Toi et moi a Quebec

After Montreal, we spent a week in Quebec City to visit the capital of Quebec.

Old Quebec

During our week in Quebec City, we stayed with a couchsurfer. It was in the upper part of the city, not far from the old town, the tourist part.

Quebec is the only city in North America to be fortified. It was the French who built the fortifications of the city to protect themselves from the English. The Fortifications of Quebec are listed as a National Historic Site and are also part of UNESCO’s World Heritage sites. We could not “visit” the fortifications as they “close” during winter. But, we were able to walk on some parts by climbing on the snow mounds.

Inside the fortifications is most of the old part of town. There are shops and restaurants all along the streets, it is very “European”. It reminded me a lot of Edinburgh in Scotland. There is a big hill, called Cap Diamant, in the middle of town, and a castle at its peak.


The Frontenac Castle is a hotel which dates back to 1893. Many famous people have stayed there, and it is the most photographed hotel in the world. We entered the ground floor, there is a lounge, a coffee shop, art stores, etc. And there was a free exhibition on Her Serene Highness Princess Grace of Monaco.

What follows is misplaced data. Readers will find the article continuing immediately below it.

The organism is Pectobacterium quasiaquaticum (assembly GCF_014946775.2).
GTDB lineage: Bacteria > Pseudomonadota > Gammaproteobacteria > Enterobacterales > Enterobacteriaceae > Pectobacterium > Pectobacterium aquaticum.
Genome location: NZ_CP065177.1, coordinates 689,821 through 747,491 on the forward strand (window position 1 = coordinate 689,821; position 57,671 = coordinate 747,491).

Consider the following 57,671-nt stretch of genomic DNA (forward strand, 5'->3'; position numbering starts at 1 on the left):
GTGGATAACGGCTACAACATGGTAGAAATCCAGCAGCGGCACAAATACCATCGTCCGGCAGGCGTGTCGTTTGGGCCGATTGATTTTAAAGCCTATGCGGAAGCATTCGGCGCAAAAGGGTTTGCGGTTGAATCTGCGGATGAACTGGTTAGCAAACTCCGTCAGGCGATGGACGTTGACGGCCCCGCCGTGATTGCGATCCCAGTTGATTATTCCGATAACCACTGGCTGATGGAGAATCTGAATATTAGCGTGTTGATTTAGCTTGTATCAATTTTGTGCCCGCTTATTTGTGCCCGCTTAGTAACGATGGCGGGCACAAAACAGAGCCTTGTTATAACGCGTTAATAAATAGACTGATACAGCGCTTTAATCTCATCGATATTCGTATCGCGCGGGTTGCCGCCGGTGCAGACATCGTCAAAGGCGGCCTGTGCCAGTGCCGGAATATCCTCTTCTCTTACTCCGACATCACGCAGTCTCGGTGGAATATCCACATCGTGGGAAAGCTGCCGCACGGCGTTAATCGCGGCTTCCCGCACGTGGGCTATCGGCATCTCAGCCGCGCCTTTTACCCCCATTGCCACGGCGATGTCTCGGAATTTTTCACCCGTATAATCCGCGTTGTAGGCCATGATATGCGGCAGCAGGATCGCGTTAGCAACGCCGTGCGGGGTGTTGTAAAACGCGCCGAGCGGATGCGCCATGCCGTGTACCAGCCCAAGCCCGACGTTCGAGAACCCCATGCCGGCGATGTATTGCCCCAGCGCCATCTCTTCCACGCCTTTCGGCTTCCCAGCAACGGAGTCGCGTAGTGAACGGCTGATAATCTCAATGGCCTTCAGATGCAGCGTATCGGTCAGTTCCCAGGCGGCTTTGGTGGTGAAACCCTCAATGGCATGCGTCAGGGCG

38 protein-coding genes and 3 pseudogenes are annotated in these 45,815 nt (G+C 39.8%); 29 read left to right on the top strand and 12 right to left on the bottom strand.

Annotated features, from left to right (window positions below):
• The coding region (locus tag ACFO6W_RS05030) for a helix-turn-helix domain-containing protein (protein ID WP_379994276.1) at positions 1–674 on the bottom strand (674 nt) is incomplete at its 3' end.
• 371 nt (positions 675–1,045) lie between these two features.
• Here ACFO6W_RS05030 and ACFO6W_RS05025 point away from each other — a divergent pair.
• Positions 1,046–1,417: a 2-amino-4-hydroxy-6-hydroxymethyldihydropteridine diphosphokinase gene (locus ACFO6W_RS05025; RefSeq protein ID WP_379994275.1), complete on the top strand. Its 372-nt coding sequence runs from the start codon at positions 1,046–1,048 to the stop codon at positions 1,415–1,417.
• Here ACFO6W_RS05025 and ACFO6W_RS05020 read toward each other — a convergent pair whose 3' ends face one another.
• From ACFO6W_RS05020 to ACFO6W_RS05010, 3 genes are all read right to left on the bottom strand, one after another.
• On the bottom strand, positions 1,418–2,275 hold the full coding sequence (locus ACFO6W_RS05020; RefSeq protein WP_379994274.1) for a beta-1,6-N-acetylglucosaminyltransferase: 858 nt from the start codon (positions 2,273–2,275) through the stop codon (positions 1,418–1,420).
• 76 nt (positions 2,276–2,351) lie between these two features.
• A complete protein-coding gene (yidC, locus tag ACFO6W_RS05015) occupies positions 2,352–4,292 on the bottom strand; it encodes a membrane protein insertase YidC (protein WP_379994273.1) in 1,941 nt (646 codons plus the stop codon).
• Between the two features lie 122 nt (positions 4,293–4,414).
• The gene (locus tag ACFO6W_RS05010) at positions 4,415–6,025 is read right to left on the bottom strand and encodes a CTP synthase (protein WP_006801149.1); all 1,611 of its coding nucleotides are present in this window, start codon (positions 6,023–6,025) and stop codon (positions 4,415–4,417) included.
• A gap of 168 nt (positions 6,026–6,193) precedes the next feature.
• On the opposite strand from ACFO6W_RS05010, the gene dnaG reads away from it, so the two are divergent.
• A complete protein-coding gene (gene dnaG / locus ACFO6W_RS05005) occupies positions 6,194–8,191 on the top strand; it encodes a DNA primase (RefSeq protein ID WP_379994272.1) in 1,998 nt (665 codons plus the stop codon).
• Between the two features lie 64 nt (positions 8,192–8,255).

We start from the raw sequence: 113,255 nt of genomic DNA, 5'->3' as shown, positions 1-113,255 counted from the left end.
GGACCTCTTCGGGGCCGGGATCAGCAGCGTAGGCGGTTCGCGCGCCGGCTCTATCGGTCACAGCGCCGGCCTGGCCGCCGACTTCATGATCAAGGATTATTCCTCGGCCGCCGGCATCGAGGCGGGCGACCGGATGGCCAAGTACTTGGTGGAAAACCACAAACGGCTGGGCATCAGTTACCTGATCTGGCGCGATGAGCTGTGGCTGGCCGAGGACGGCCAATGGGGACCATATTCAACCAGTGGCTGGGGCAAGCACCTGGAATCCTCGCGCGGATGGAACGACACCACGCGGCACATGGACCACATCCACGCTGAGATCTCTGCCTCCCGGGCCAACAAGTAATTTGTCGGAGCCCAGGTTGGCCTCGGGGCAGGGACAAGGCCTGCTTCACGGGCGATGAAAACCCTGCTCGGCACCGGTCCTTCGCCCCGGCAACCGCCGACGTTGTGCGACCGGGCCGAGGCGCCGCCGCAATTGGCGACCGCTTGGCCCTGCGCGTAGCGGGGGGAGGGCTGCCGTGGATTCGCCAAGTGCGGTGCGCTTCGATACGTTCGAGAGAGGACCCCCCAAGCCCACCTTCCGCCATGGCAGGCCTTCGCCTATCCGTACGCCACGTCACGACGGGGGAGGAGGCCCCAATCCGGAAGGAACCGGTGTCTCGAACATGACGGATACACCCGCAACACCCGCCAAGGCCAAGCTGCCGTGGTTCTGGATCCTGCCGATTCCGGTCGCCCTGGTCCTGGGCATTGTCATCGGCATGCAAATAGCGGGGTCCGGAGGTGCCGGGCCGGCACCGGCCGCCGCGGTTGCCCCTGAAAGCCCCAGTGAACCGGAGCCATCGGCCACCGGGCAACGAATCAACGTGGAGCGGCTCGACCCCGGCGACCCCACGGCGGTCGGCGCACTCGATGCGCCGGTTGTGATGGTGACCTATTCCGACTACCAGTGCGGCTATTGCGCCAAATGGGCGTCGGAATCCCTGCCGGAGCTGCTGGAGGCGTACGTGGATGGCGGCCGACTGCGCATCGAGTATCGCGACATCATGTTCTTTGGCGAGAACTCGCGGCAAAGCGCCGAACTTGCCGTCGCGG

Adjoining the castle, the Dufferin Terrace was built on the edge of the cliff, enjoying the magnificent view on the St. Laurent River.

From this terrace you can take a funicular or stairs to go down the cliff and get to the lower town. Between the cliff and the St. Laurent, you can find the Petit Champlain area with a nice pedestrian street.

Or, from the Dufferin Terrace, you can also take stairs called the Governor’s Steps to go up along Cap Diamant to the Plains of Abraham.

The plains of Abraham

Once you have climbed the steps (about 350), you arrive on the plains of Abraham which constitutes the Battlefields Park. It is named this way because there was a battle between the French and the English. It lasted only about twenty minutes, in order to lead to a victory of the Englishmen.

We went there several times to stroll along the snow trails next to the snowshoe walkers or cross-country skiers.

Then we came back to visit the Citadel, a unique building in America. Built on the Vauban model, it was built by the English to protect themselves on one side of the French, and on the other of the Americans. For many years, it has been the base of the Royal 22e Regiment, the only 100 % Francophone Regiment in the Canadian Army. It is also a secondary residence of the official representative of the Queen of England in Canada.

Not far from the Plains of Abraham, you can visit the Parliament of Quebec. Unfortunately, we were not able to visit it because we were in Quebec City during the school break, and all the visits were booked.


The history of this city is particularly interesting, as is the history of the people of Quebec. We were able to learn more thanks to the visit of the Civilisation Museum in Quebec City.

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